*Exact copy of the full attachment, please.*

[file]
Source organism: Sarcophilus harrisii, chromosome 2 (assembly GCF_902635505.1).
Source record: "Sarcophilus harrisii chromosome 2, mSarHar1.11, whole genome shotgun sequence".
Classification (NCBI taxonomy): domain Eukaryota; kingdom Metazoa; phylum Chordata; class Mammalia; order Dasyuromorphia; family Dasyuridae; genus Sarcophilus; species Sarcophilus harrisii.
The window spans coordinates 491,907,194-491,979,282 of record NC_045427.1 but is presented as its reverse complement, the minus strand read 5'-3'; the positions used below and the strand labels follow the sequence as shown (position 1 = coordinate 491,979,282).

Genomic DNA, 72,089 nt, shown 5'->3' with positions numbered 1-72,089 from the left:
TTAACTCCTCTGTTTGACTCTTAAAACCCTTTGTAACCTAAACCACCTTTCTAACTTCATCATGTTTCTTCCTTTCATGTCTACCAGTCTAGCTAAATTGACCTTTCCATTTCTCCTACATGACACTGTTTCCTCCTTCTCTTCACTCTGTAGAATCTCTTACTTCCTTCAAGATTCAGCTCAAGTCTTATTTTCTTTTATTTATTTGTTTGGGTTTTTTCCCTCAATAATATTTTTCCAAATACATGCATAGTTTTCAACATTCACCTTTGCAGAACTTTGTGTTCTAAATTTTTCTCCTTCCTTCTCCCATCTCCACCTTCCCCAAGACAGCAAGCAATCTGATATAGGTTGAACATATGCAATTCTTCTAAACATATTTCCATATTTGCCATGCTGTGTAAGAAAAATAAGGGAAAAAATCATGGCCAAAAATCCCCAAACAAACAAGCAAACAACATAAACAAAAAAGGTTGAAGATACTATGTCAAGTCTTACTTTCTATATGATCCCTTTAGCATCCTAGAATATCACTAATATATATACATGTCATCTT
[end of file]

Source organism: Sarcophilus harrisii, chromosome 2 (assembly GCF_902635505.1).
Source record: "Sarcophilus harrisii chromosome 2, mSarHar1.11, whole genome shotgun sequence".
Classification (NCBI taxonomy): domain Eukaryota; kingdom Metazoa; phylum Chordata; class Mammalia; order Dasyuromorphia; family Dasyuridae; genus Sarcophilus; species Sarcophilus harrisii.
The window spans coordinates 491,907,194-491,979,282 of record NC_045427.1 but is presented as its reverse complement, the minus strand read 5'-3'; the positions used below and the strand labels follow the sequence as shown (position 1 = coordinate 491,979,282).

Genomic DNA, 72,089 nt, shown 5'->3' with positions numbered 1-72,089 from the left:
TTAACTCCTCTGTTTGACTCTTAAAACCCTTTGTAACCTAAACCACCTTTCTAACTTCATCATGTTTCTTCCTTTCATGTCTACCAGTCTAGCTAAATTGACCTTTCCATTTCTCCTACATGACACTGTTTCCTCCTTCTCTTCACTCTGTAGAATCTCTTACTTCCTTCAAGATTCAGCTCAAGTCTTATTTTCTTTTATTTATTTGTTTGGGTTTTTTCCCTCAATAATATTTTTCCAAATACATGCATAGTTTTCAACATTCACCTTTGCAGAACTTTGTGTTCTAAATTTTTCTCCTTCCTTCTCCCATCTCCACCTTCCCCAAGACAGCAAGCAATCTGATATAGGTTGAACATATGCAATTCTTCTAAACATATTTCCATATTTGCCATGCTGTGTAAGAAAAATAAGGGAAAAAATCATGGCCAAAAATCCCCAAACAAACAAGCAAACAACATAAACAAAAAAGGTTGAAGATACTATGTCAAGTCTTACTTTCTATATGATCCCTTTAGCATCCTAGAATATCACTAATATATATACATGTCATCTT